Introduction ("Lucky Seven" Project #1)

For my digital story, I’ll be teaching you how to make a number guessing game using a programming language called Javascript. Even if you don’t consider yourself the type of person who would be interested in coding, I hope you’ll follow along and create a fun game that you can put on your web site. I think that it’ll be challenging for non-programmers, but hopefully not overly frustrating.
I wrote the game, which I call “Lucky Seven,” last summer. It’s not a difficult program to understand, nor is it a long one. The language I used to write it is called Javascript, which is an interesting language that I taught myself in junior high and then studied in my first computer science class at UMW. It works in a browser alongside HTML and CSS to make awesome web pages, but it’s much different than either HTML or CSS. What’s the difference? Javascript is a programming language, a language used to write algorithms that a computer can “understand” and execute, while HTML and CSS merely make things look nicer. Javascript doesn’t require some of the “extras” that other languages would, which is why I think it’s a good first programming language. The biggest bonus to using Javascript for this project in this class is that you put it in an HTML file and you can put it on your site. Hopefully I’ll put a sample of the game on my own site soon so that you can see it. One downside to Javascript is that it doesn’t get compiled; I also consider that a bonus because you don’t have to go out and download a compiler, but… Compilation is basically converting a programming language into something the computer really “understands,” and if you’ve done something wrong… Well, the computer isn’t so polite about it. You don’t get cryptic error messages and core dumps with Javascript, but instead it will mess up and leave you with nothing to work from. If you intend to follow through with this project and build your own “Lucky Seven” game, I have to warn you that you’re probably going to run into a few errors. To remedy this, I suggest using Firefox (at least when you’re working on this project, if you don’t want to/already use it full time) and downloading an add-on called Firebug by clicking here. (I swear I’m not rick-rolling you guys again.)
Firebug is a debugger for Firefox that will help you find errors in your Javascript code. I personally hated using it back in 110 because it can be very confusing and I like to solve problems by myself. (Yes, I am stubborn.) I’m still very willing to help if you need clarification on anything and I’d love to help you debug, but I still suggest using Firebug for those simple “oops, forgot a semicolon, my bad,” laugh-it-off types of errors. I code almost every single day, including weekends, and sometimes I’m too frustrated, too tired, too busy, or too something to give prompt help. That doesn’t mean that you shouldn’t leave me a comment that I didn’t explain something very well or that you have some crazy bug that you can’t figure out. I absolutely LOVE to help people and don’t mind explaining something in multiple ways if it’ll help someone understand, but I also believe that making mistakes, finding them, and correcting them is one of the best ways to learn (and the only way for a person to learn how to program).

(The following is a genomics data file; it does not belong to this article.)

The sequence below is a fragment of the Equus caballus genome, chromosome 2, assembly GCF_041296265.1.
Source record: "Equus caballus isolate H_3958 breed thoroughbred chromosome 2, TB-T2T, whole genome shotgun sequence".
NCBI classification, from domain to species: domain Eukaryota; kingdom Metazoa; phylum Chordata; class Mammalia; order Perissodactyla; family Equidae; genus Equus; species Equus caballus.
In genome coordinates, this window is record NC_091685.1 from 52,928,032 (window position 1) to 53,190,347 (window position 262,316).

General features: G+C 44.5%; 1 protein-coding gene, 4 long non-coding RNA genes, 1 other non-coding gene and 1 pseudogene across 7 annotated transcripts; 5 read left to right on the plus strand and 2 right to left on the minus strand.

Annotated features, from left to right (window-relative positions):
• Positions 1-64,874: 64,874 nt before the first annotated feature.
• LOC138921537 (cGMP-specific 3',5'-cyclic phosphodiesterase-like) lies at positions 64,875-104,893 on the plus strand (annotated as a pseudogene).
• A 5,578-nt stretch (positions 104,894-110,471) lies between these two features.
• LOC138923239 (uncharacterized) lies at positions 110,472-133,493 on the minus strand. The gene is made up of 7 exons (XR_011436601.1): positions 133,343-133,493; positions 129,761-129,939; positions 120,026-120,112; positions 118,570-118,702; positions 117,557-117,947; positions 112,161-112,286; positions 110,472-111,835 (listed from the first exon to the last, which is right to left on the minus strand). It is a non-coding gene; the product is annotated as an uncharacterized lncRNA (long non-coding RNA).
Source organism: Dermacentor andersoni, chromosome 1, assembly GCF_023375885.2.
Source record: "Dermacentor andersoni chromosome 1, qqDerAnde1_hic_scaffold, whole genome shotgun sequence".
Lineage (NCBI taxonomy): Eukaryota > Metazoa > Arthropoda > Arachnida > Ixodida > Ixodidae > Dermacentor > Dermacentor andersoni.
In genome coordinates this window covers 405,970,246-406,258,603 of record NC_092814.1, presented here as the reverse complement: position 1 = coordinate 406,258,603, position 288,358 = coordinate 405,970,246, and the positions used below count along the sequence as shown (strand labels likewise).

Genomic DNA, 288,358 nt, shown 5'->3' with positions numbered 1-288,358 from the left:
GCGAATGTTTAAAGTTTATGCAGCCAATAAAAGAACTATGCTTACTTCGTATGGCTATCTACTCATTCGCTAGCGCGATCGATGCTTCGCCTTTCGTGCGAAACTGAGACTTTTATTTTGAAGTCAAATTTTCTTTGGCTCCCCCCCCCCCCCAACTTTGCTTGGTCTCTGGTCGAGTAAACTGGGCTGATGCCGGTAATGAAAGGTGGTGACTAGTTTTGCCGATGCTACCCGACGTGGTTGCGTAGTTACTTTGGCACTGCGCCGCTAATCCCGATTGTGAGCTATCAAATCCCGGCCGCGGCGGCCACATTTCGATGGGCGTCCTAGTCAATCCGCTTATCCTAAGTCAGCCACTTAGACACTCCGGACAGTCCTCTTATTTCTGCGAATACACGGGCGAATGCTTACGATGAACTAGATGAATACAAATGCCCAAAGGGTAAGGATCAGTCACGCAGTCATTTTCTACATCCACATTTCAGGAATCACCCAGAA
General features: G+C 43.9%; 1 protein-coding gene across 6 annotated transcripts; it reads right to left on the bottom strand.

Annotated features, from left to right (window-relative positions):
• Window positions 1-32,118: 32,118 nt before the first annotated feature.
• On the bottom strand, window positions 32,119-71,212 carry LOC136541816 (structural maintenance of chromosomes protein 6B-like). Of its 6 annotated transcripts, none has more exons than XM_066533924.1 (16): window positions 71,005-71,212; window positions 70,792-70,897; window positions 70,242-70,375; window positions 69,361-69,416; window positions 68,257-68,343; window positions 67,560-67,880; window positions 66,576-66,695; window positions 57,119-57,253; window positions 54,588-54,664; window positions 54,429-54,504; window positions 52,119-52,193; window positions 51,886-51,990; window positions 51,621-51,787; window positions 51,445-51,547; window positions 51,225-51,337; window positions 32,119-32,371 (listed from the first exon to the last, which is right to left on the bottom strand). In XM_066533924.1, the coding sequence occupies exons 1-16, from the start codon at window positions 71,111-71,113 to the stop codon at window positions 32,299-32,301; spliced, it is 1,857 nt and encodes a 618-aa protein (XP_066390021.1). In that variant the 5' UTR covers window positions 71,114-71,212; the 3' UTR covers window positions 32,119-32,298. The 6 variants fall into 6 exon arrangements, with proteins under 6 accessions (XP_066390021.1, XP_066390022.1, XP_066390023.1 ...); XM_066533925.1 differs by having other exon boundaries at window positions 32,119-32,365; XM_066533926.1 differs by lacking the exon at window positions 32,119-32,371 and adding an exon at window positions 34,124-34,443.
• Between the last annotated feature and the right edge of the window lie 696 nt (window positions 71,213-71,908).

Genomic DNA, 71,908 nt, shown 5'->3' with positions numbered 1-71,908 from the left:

I was going to write something awesome about what computer programming really is, but I honestly don’t think it’s necessary. Computer programming is all about writing algorithms. Computer programming is the art of bossing computers around. Computer programming is fun, challenging, and something everyone should try.
And if you follow this project and like what you see, consider taking CPSC 110. I can’t guarantee you’ll learn Javascript, but you’ll learn some of the same basic information in another language. It’s good for a math gen ed and great for a budding CompSci major 🙂

2 Responses to “Introduction ("Lucky Seven" Project #1)”

  1. Jim Groom says:

    I love this project and I will be following along, I’m also a hardcore user of Firebug, and I think it is a very, very good recommendation. I’m ready to learn some javascript, professor, something I know next to nothing about!

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